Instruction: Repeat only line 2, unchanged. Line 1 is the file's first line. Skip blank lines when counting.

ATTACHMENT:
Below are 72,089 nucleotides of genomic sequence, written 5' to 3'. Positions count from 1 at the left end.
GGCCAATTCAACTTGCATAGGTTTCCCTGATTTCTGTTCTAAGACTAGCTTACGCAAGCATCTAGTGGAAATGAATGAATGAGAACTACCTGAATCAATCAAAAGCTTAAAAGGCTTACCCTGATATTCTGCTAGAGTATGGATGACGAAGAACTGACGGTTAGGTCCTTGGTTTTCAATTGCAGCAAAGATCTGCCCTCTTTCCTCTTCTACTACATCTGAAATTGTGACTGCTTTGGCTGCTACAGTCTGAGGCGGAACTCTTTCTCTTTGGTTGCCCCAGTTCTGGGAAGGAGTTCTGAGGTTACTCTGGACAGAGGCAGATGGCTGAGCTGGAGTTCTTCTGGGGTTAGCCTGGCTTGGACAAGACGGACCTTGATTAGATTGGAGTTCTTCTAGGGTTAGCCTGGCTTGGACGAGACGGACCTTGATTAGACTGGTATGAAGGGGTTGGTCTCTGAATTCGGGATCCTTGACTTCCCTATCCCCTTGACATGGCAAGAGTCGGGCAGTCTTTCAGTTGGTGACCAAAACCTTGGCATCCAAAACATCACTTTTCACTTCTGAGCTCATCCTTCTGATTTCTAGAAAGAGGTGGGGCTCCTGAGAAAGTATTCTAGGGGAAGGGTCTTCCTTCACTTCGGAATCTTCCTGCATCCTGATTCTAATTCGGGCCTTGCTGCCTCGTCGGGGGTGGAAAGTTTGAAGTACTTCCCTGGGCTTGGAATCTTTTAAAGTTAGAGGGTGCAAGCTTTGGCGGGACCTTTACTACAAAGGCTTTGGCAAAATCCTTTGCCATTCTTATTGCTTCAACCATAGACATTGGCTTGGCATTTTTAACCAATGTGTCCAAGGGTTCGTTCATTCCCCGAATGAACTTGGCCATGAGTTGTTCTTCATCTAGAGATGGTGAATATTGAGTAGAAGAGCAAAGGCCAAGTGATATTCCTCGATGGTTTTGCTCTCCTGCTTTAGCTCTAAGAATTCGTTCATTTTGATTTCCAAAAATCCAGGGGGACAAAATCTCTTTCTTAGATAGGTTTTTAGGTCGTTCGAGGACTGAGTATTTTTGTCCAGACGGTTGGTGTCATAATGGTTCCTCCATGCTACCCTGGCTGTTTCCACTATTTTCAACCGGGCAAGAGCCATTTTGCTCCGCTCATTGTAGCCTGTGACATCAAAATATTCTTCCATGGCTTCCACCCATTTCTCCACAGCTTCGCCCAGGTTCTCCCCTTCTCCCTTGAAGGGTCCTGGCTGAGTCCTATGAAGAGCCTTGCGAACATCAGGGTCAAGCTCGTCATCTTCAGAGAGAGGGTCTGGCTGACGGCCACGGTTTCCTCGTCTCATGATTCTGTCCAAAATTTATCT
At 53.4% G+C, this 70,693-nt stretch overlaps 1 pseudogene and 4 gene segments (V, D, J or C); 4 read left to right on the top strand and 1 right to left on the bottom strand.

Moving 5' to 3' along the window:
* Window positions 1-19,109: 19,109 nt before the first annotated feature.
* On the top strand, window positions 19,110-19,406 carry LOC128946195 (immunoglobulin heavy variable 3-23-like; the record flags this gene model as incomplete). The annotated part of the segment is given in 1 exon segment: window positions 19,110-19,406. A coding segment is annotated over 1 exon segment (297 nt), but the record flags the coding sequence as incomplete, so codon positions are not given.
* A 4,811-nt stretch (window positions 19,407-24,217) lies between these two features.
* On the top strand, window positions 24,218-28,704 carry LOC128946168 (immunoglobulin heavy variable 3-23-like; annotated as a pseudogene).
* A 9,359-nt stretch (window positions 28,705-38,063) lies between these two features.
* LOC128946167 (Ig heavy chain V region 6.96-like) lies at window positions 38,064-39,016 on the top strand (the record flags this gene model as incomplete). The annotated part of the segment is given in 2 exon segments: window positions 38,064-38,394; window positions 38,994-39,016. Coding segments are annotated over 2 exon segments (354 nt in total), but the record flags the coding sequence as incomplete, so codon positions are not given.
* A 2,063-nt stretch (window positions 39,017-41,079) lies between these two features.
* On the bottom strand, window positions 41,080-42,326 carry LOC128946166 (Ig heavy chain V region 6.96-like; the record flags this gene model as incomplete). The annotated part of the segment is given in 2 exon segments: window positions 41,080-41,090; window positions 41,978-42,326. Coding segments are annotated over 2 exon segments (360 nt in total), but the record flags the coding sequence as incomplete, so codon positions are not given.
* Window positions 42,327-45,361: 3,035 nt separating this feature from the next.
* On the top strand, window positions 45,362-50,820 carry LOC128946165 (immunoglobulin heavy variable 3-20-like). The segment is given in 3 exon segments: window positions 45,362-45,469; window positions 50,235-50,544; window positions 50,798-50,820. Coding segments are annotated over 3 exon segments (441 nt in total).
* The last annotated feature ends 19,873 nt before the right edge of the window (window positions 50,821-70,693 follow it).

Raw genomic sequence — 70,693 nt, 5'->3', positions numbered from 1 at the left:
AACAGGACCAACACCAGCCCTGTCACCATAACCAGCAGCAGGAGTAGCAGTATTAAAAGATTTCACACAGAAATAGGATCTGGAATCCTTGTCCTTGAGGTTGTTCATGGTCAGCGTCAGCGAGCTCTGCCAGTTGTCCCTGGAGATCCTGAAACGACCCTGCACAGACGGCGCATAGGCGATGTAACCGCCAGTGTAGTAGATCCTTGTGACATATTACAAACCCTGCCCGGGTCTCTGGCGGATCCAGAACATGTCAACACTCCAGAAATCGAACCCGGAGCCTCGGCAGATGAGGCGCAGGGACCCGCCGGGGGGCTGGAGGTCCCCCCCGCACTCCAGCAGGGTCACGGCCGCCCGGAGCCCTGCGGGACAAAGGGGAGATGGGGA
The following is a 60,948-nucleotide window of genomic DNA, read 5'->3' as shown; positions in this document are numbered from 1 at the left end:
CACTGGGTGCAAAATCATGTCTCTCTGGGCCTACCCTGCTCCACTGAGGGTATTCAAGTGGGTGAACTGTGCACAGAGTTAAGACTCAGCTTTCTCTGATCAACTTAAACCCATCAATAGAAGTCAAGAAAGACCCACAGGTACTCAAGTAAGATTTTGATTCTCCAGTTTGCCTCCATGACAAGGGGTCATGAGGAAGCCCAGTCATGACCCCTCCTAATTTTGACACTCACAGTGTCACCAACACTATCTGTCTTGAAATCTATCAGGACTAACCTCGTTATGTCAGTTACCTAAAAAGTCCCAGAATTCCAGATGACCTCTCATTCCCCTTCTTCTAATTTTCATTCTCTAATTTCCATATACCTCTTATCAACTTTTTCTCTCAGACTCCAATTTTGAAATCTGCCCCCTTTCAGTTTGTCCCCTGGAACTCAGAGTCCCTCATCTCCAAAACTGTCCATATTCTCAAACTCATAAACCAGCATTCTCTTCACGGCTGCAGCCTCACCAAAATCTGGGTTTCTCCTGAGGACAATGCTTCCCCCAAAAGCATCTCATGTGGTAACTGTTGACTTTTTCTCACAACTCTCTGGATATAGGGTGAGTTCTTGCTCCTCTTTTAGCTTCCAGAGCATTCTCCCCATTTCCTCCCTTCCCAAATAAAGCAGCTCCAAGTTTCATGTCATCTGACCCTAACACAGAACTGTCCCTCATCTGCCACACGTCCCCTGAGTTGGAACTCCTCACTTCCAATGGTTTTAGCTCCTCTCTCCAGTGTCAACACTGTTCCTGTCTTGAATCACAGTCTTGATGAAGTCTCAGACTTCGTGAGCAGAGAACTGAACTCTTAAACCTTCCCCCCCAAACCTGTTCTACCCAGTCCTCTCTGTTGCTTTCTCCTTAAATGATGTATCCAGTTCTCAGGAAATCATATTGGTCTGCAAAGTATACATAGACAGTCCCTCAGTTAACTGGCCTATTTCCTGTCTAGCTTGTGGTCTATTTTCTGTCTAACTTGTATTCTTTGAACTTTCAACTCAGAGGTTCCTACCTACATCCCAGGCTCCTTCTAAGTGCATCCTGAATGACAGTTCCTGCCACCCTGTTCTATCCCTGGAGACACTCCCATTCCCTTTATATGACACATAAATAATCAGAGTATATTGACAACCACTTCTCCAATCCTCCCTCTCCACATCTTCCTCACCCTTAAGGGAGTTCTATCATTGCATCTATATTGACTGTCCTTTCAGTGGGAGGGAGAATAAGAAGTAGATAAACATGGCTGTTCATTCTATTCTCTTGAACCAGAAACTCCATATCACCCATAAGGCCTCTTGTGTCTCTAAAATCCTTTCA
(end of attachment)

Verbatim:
GGCCAATTCAACTTGCATAGGTTTCCCTGATTTCTGTTCTAAGACTAGCTTACGCAAGCATCTAGTGGAAATGAATGAATGAGAACTACCTGAATCAATCAAAAGCTTAAAAGGCTTACCCTGATATTCTGCTAGAGTATGGATGACGAAGAACTGACGGTTAGGTCCTTGGTTTTCAATTGCAGCAAAGATCTGCCCTCTTTCCTCTTCTACTACATCTGAAATTGTGACTGCTTTGGCTGCTACAGTCTGAGGCGGAACTCTTTCTCTTTGGTTGCCCCAGTTCTGGGAAGGAGTTCTGAGGTTACTCTGGACAGAGGCAGATGGCTGAGCTGGAGTTCTTCTGGGGTTAGCCTGGCTTGGACAAGACGGACCTTGATTAGATTGGAGTTCTTCTAGGGTTAGCCTGGCTTGGACGAGACGGACCTTGATTAGACTGGTATGAAGGGGTTGGTCTCTGAATTCGGGATCCTTGACTTCCCTATCCCCTTGACATGGCAAGAGTCGGGCAGTCTTTCAGTTGGTGACCAAAACCTTGGCATCCAAAACATCACTTTTCACTTCTGAGCTCATCCTTCTGATTTCTAGAAAGAGGTGGGGCTCCTGAGAAAGTATTCTAGGGGAAGGGTCTTCCTTCACTTCGGAATCTTCCTGCATCCTGATTCTAATTCGGGCCTTGCTGCCTCGTCGGGGGTGGAAAGTTTGAAGTACTTCCCTGGGCTTGGAATCTTTTAAAGTTAGAGGGTGCAAGCTTTGGCGGGACCTTTACTACAAAGGCTTTGGCAAAATCCTTTGCCATTCTTATTGCTTCAACCATAGACATTGGCTTGGCATTTTTAACCAATGTGTCCAAGGGTTCGTTCATTCCCCGAATGAACTTGGCCATGAGTTGTTCTTCATCTAGAGATGGTGAATATTGAGTAGAAGAGCAAAGGCCAAGTGATATTCCTCGATGGTTTTGCTCTCCTGCTTTAGCTCTAAGAATTCGTTCATTTTGATTTCCAAAAATCCAGGGGGACAAAATCTCTTTCTTAGATAGGTTTTTAGGTCGTTCGAGGACTGAGTATTTTTGTCCAGACGGTTGGTGTCATAATGGTTCCTCCATGCTACCCTGGCTGTTTCCACTATTTTCAACCGGGCAAGAGCCATTTTGCTCCGCTCATTGTAGCCTGTGACATCAAAATATTCTTCCATGGCTTCCACCCATTTCTCCACAGCTTCGCCCAGGTTCTCCCCTTCTCCCTTGAAGGGTCCTGGCTGAGTCCTATGAAGAGCCTTGCGAACATCAGGGTCAAGCTCGTCATCTTCAGAGAGAGGGTCTGGCTGACGGCCACGGTTTCCTCGTCTCATGATTCTGTCCAAAATTTATCT